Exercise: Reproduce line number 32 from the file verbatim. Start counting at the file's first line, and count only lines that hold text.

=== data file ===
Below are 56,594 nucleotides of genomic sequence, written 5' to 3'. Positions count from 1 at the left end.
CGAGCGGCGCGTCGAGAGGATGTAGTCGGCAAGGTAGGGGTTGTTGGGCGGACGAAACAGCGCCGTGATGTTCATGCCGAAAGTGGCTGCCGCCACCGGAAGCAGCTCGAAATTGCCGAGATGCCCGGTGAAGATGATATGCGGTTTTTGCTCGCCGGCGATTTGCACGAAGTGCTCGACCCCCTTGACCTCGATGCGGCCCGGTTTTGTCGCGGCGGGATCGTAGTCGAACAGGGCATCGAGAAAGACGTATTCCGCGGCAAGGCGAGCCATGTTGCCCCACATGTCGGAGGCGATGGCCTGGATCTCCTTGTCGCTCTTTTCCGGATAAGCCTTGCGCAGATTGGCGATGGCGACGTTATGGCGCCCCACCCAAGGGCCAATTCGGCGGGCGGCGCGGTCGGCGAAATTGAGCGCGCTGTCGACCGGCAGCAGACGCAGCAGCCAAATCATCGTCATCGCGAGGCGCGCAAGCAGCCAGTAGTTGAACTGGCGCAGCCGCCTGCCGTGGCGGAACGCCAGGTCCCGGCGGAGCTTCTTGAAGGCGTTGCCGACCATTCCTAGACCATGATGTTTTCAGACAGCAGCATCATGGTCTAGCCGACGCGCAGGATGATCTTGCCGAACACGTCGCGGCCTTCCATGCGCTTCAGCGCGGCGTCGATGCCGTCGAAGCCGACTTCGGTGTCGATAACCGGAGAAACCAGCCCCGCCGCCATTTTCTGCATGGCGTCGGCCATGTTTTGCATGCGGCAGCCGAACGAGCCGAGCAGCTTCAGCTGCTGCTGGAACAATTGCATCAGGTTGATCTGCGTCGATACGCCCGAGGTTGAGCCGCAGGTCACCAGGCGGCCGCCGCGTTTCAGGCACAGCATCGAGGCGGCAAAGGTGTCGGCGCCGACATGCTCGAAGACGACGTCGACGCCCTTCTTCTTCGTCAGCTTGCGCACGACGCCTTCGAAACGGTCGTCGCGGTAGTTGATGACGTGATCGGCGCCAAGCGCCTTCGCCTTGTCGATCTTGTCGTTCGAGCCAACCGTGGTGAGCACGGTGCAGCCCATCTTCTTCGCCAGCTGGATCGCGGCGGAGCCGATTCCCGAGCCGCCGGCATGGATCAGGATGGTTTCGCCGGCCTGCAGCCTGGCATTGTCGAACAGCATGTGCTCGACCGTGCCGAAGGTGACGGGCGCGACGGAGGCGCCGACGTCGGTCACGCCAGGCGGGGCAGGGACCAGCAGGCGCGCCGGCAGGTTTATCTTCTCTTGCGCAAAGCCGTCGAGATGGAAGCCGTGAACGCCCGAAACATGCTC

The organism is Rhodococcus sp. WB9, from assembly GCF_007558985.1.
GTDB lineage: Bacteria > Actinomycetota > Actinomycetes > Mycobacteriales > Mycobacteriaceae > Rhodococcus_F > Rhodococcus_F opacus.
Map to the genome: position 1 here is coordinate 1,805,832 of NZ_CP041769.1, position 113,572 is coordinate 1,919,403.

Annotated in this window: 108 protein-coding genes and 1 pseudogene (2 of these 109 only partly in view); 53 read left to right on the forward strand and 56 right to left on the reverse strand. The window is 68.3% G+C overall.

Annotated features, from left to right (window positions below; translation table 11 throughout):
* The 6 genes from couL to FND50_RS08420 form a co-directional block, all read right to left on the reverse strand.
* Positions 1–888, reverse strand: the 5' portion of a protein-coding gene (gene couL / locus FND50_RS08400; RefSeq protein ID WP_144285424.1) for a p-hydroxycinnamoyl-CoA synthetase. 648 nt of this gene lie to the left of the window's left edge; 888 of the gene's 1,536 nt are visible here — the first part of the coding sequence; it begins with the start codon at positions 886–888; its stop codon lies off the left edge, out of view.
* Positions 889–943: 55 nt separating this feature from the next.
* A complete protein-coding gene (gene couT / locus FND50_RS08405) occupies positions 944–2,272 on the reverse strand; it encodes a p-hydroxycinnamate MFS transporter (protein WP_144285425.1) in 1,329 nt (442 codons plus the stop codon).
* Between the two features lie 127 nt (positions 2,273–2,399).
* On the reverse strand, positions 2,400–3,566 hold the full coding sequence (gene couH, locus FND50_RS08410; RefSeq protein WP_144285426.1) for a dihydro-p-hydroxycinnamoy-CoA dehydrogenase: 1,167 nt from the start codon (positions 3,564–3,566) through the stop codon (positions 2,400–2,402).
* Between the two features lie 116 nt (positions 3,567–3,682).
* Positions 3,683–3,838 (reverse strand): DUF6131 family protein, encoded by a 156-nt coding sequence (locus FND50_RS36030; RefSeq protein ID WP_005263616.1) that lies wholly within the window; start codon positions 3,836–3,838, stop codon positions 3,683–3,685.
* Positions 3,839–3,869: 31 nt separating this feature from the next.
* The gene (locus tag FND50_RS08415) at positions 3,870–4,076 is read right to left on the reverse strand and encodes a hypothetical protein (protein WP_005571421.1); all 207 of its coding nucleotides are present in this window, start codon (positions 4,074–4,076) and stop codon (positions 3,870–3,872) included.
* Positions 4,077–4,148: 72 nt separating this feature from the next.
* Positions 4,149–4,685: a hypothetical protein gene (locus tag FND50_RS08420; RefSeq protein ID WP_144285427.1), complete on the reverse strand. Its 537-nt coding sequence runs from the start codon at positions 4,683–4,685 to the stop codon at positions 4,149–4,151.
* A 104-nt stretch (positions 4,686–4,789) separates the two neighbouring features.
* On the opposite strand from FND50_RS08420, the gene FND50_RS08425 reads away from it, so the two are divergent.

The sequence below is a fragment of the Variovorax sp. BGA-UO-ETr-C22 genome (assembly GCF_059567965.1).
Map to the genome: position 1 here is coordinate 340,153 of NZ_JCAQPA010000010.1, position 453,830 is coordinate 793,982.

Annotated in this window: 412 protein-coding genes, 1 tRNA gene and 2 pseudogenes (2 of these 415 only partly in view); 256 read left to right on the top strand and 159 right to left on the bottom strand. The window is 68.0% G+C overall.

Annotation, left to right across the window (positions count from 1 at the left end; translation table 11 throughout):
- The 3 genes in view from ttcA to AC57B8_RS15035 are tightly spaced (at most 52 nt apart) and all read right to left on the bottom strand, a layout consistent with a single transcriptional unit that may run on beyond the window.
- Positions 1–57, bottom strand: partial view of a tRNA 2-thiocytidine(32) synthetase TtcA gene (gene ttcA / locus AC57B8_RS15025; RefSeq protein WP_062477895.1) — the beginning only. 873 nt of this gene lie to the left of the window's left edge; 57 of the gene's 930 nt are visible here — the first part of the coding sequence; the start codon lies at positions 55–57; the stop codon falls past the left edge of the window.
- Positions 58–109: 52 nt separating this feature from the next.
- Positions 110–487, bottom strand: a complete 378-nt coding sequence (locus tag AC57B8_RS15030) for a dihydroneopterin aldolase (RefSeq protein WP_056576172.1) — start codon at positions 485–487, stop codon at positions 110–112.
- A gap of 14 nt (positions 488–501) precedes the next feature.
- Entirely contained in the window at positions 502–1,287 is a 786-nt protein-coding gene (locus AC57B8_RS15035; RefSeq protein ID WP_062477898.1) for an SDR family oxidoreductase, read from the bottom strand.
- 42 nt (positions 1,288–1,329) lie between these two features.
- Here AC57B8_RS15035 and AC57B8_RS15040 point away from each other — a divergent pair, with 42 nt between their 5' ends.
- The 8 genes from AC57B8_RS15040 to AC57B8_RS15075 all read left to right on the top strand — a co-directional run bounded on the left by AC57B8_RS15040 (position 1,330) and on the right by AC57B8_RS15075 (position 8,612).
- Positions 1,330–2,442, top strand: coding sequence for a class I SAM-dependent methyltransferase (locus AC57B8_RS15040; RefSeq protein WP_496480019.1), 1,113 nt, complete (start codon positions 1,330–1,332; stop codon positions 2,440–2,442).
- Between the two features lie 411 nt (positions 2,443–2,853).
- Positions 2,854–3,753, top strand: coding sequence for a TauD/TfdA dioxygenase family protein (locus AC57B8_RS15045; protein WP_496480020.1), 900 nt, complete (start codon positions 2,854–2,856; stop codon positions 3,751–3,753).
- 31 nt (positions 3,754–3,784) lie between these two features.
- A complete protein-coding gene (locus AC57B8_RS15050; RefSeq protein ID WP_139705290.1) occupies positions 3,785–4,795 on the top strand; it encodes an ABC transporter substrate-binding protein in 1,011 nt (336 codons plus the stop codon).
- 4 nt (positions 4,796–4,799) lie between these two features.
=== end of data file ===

- 42 nt (positions 1,288–1,329) lie between these two features.